Several times this year I've read proclamations from journalists and consultants that 2004 will be "The Year of Search." My first reaction was "didn't search already arrive?" Is there anybody with Web access who hasn't heard of Google? Doesn't every personal computer have a file and an attribute search system? And doesn't every intranet and email system have some facility for searching? On reflection, I see three reasons why search has indeed emerged on corporate radar screens. First, the relentless growth of storage and information types is overwhelming us all. Personal computer hard-drive storage has increased from megabytes to gigabytes. Aggregate corporate repository sizes are moving from terabytes towards exabytes (millions of gigabytes). Sooner or later, like the proverbial frogs in a pot of water reaching the boiling point, some grow accustomed to the increasing heat. Smart, survivor frogs jump out of the pot like crazy.
Secondly, these pundits don't mean the individual OEM search systems typically bundled with applications. Using a search system for each of a dozen corporate information repositories is increasingly being viewed as a problem, not a solution. Better to invest in a single comprehensive search system, which reduces licensing, support, and training costs, and can perform "joined" searches across repositories. Lastly, today's search systems are increasingly more sophisticated than mere content-and-attribute searching, routinely including the ability to work with taxonomies and to categorize legacy content based on taxonomies.
So if enterprise search is such a winning idea, why is it still such a hard sell? After several years of flat-to-declining IT spending, many projects are competing for scarce dollars. Some IT organizations have moved under the dominion of finance departments, where the routine question is, "What return on investment will search yield for the enterprise?" ROI is always a healthy question and it is always difficult to answer. To get some guidance, I posed the same set of questions to leading enterprise search vendors Verity, Autonomy, Convera, and TripleHop Technologies.
First question: "What are the two or three best approaches to justifying the purchase of an enterprise search system?" Each vendor approaches it somewhat differently. Verity's media and analyst relations manager, Winifred Schum, suggested finding these benefits by improving knowledge worker productivity and realizing more value from other enterprise applications like CRM and ERP systems. Kris Marubio, Autonomy's marketing VP, suggests "figuring out exactly what your company wants to achieve." TripleHop's president and COO, Mathias Turck, pointed out numerous studies showing that employees waste 25% or more of their time looking for information or recreating what already exists somewhere else. In addition to ROI, Turck listed "Return on Assets"—essentially getting more value from existing intellectual capital—as equally important. He also referred to "fear sales" in the area of compliance. Convera's director of corporate communications, Anna Van Lier, agrees saying that with Convera's Compliance Solution "in a matter of minutes users can comb through several terabytes of email" to determine compliance with an SEC regulation.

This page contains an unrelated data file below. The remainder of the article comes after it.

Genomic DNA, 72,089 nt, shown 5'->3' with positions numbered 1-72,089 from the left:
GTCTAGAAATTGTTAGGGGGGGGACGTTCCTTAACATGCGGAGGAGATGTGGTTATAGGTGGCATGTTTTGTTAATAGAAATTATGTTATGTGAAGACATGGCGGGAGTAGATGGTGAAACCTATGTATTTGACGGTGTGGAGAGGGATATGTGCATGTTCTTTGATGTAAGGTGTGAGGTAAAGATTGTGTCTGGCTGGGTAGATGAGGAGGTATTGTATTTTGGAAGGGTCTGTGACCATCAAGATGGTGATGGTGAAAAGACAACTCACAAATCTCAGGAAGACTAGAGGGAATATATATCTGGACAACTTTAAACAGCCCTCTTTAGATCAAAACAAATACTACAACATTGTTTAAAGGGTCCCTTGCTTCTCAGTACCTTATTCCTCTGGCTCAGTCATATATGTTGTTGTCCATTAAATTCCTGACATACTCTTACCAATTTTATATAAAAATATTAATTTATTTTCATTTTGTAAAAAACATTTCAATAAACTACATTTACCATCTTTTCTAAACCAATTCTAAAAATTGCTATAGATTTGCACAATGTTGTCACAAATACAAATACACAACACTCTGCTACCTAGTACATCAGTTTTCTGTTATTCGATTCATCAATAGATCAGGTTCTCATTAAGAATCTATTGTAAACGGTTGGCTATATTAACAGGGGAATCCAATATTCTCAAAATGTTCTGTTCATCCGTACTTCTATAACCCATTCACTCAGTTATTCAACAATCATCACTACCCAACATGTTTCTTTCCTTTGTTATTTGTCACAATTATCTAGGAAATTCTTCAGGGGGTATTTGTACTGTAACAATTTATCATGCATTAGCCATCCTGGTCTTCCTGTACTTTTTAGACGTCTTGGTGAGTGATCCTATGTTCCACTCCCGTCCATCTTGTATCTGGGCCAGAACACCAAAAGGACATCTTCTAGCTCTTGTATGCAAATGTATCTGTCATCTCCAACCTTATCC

Nobody asks for an ROI to prove the value of email systems. They're just part of the corporate infrastructure even though we are all finding it increasingly difficult to find filed mail. Isn't the value of search equally obvious? Do you really need to identify hard benefits like time saved, or is a softer approach like leveraging intellectual capital sufficient? This led to my second vendor question: "Is the trend to justify search systems based on hard benefits or soft ones?" All four vendors agree that both hard and soft benefits are required to build a case for an enterprise search system, but hard benefits still have the upper hand. Turck says that TripleHop can work hand-in-hand with customers to build convincing ROI demonstrations. Autonomy cites an impressive example of a customer hard benefit at an aerospace firm. Using Autonomy's CEN, engineers in different locations and business units discovered they were working to solve the same wing construction problem. They avoided duplicating work and saved millions. Verity's Schum points out that time saved searching can "mark the difference between market success and failure" of products like new drugs, where benefits are measured in millions of dollars per day.
I still find it somewhat puzzling to appreciate the emphasis on hard ROI. I've worked in large and small corporations in many different industries. Never have I found one organization that, at a project's completion, was willing to review projected returns to see if they materialized. Verity's Schum agrees and says, "It's odd that an enterprise search solution still needs justification given the exponential growth of data and content." Still, even though benefits of enterprise search are increasingly obvious, you'll need to search and find proposed benefits to get corporate buy-in.